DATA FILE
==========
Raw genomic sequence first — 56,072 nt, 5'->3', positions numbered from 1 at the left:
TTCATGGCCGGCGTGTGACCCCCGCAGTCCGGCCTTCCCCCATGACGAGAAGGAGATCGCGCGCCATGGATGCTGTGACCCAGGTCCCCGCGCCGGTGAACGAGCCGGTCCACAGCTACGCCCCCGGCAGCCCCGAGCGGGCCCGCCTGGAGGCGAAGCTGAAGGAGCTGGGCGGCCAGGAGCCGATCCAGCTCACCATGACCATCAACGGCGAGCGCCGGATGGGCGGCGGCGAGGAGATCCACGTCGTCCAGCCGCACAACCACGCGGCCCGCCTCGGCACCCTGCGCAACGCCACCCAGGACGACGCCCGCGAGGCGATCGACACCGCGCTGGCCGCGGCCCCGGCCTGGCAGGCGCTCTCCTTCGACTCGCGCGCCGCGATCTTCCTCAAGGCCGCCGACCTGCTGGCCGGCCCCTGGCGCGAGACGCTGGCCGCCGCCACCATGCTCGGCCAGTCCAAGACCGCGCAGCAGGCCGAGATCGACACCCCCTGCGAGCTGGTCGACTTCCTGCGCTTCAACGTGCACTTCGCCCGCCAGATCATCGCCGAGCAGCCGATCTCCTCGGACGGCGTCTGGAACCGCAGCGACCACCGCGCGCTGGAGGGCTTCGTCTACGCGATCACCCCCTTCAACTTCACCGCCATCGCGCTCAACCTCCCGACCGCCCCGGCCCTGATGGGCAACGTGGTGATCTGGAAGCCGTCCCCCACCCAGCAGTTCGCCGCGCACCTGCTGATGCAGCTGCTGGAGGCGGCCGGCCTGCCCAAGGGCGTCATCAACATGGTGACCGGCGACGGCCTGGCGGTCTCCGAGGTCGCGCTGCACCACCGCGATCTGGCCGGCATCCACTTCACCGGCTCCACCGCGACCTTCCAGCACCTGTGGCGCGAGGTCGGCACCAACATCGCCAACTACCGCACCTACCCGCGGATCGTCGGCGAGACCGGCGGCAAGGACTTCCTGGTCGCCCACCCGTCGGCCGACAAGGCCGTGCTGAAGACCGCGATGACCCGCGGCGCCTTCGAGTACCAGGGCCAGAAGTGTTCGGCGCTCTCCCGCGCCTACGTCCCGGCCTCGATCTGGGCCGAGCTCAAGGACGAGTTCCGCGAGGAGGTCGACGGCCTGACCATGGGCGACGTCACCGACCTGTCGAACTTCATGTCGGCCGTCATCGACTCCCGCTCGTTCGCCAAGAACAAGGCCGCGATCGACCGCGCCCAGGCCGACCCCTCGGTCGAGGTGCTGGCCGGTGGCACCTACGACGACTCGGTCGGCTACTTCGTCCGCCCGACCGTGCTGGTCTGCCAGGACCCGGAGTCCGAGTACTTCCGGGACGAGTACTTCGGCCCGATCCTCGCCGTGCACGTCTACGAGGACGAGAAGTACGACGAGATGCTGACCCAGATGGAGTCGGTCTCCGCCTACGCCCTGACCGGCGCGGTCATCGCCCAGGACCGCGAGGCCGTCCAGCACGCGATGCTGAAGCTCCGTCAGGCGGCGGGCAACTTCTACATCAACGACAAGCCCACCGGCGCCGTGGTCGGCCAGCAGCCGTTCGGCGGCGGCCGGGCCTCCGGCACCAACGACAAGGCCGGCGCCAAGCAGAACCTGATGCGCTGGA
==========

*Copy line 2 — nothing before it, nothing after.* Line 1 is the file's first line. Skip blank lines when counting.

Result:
TTCATGGCCGGCGTGTGACCCCCGCAGTCCGGCCTTCCCCCATGACGAGAAGGAGATCGCGCGCCATGGATGCTGTGACCCAGGTCCCCGCGCCGGTGAACGAGCCGGTCCACAGCTACGCCCCCGGCAGCCCCGAGCGGGCCCGCCTGGAGGCGAAGCTGAAGGAGCTGGGCGGCCAGGAGCCGATCCAGCTCACCATGACCATCAACGGCGAGCGCCGGATGGGCGGCGGCGAGGAGATCCACGTCGTCCAGCCGCACAACCACGCGGCCCGCCTCGGCACCCTGCGCAACGCCACCCAGGACGACGCCCGCGAGGCGATCGACACCGCGCTGGCCGCGGCCCCGGCCTGGCAGGCGCTCTCCTTCGACTCGCGCGCCGCGATCTTCCTCAAGGCCGCCGACCTGCTGGCCGGCCCCTGGCGCGAGACGCTGGCCGCCGCCACCATGCTCGGCCAGTCCAAGACCGCGCAGCAGGCCGAGATCGACACCCCCTGCGAGCTGGTCGACTTCCTGCGCTTCAACGTGCACTTCGCCCGCCAGATCATCGCCGAGCAGCCGATCTCCTCGGACGGCGTCTGGAACCGCAGCGACCACCGCGCGCTGGAGGGCTTCGTCTACGCGATCACCCCCTTCAACTTCACCGCCATCGCGCTCAACCTCCCGACCGCCCCGGCCCTGATGGGCAACGTGGTGATCTGGAAGCCGTCCCCCACCCAGCAGTTCGCCGCGCACCTGCTGATGCAGCTGCTGGAGGCGGCCGGCCTGCCCAAGGGCGTCATCAACATGGTGACCGGCGACGGCCTGGCGGTCTCCGAGGTCGCGCTGCACCACCGCGATCTGGCCGGCATCCACTTCACCGGCTCCACCGCGACCTTCCAGCACCTGTGGCGCGAGGTCGGCACCAACATCGCCAACTACCGCACCTACCCGCGGATCGTCGGCGAGACCGGCGGCAAGGACTTCCTGGTCGCCCACCCGTCGGCCGACAAGGCCGTGCTGAAGACCGCGATGACCCGCGGCGCCTTCGAGTACCAGGGCCAGAAGTGTTCGGCGCTCTCCCGCGCCTACGTCCCGGCCTCGATCTGGGCCGAGCTCAAGGACGAGTTCCGCGAGGAGGTCGACGGCCTGACCATGGGCGACGTCACCGACCTGTCGAACTTCATGTCGGCCGTCATCGACTCCCGCTCGTTCGCCAAGAACAAGGCCGCGATCGACCGCGCCCAGGCCGACCCCTCGGTCGAGGTGCTGGCCGGTGGCACCTACGACGACTCGGTCGGCTACTTCGTCCGCCCGACCGTGCTGGTCTGCCAGGACCCGGAGTCCGAGTACTTCCGGGACGAGTACTTCGGCCCGATCCTCGCCGTGCACGTCTACGAGGACGAGAAGTACGACGAGATGCTGACCCAGATGGAGTCGGTCTCCGCCTACGCCCTGACCGGCGCGGTCATCGCCCAGGACCGCGAGGCCGTCCAGCACGCGATGCTGAAGCTCCGTCAGGCGGCGGGCAACTTCTACATCAACGACAAGCCCACCGGCGCCGTGGTCGGCCAGCAGCCGTTCGGCGGCGGCCGGGCCTCCGGCACCAACGACAAGGCCGGCGCCAAGCAGAACCTGATGCGCTGGA